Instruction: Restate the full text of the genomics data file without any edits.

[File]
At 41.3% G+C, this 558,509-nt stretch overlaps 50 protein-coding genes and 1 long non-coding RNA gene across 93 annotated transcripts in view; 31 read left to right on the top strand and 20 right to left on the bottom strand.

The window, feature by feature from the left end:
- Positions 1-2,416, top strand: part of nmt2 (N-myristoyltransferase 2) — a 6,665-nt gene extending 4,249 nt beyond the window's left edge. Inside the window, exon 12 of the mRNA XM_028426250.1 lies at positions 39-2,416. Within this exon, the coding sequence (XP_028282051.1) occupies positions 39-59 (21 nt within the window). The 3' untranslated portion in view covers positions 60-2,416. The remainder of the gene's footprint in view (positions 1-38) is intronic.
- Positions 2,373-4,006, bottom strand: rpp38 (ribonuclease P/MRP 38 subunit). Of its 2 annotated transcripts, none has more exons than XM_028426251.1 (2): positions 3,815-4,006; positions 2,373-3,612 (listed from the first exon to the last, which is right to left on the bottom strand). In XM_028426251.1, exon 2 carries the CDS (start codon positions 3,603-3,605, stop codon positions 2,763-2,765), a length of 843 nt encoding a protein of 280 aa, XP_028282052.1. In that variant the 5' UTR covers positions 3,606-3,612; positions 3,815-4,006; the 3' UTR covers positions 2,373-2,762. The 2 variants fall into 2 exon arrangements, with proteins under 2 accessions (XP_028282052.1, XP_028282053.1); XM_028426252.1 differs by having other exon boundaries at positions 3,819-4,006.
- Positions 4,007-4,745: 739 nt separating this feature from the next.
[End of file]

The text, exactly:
At 41.3% G+C, this 558,509-nt stretch overlaps 50 protein-coding genes and 1 long non-coding RNA gene across 93 annotated transcripts in view; 31 read left to right on the top strand and 20 right to left on the bottom strand.

The window, feature by feature from the left end:
- Positions 1-2,416, top strand: part of nmt2 (N-myristoyltransferase 2) — a 6,665-nt gene extending 4,249 nt beyond the window's left edge. Inside the window, exon 12 of the mRNA XM_028426250.1 lies at positions 39-2,416. Within this exon, the coding sequence (XP_028282051.1) occupies positions 39-59 (21 nt within the window). The 3' untranslated portion in view covers positions 60-2,416. The remainder of the gene's footprint in view (positions 1-38) is intronic.
- Positions 2,373-4,006, bottom strand: rpp38 (ribonuclease P/MRP 38 subunit). Of its 2 annotated transcripts, none has more exons than XM_028426251.1 (2): positions 3,815-4,006; positions 2,373-3,612 (listed from the first exon to the last, which is right to left on the bottom strand). In XM_028426251.1, exon 2 carries the CDS (start codon positions 3,603-3,605, stop codon positions 2,763-2,765), a length of 843 nt encoding a protein of 280 aa, XP_028282052.1. In that variant the 5' UTR covers positions 3,606-3,612; positions 3,815-4,006; the 3' UTR covers positions 2,373-2,762. The 2 variants fall into 2 exon arrangements, with proteins under 2 accessions (XP_028282052.1, XP_028282053.1); XM_028426252.1 differs by having other exon boundaries at positions 3,819-4,006.
- Positions 4,007-4,745: 739 nt separating this feature from the next.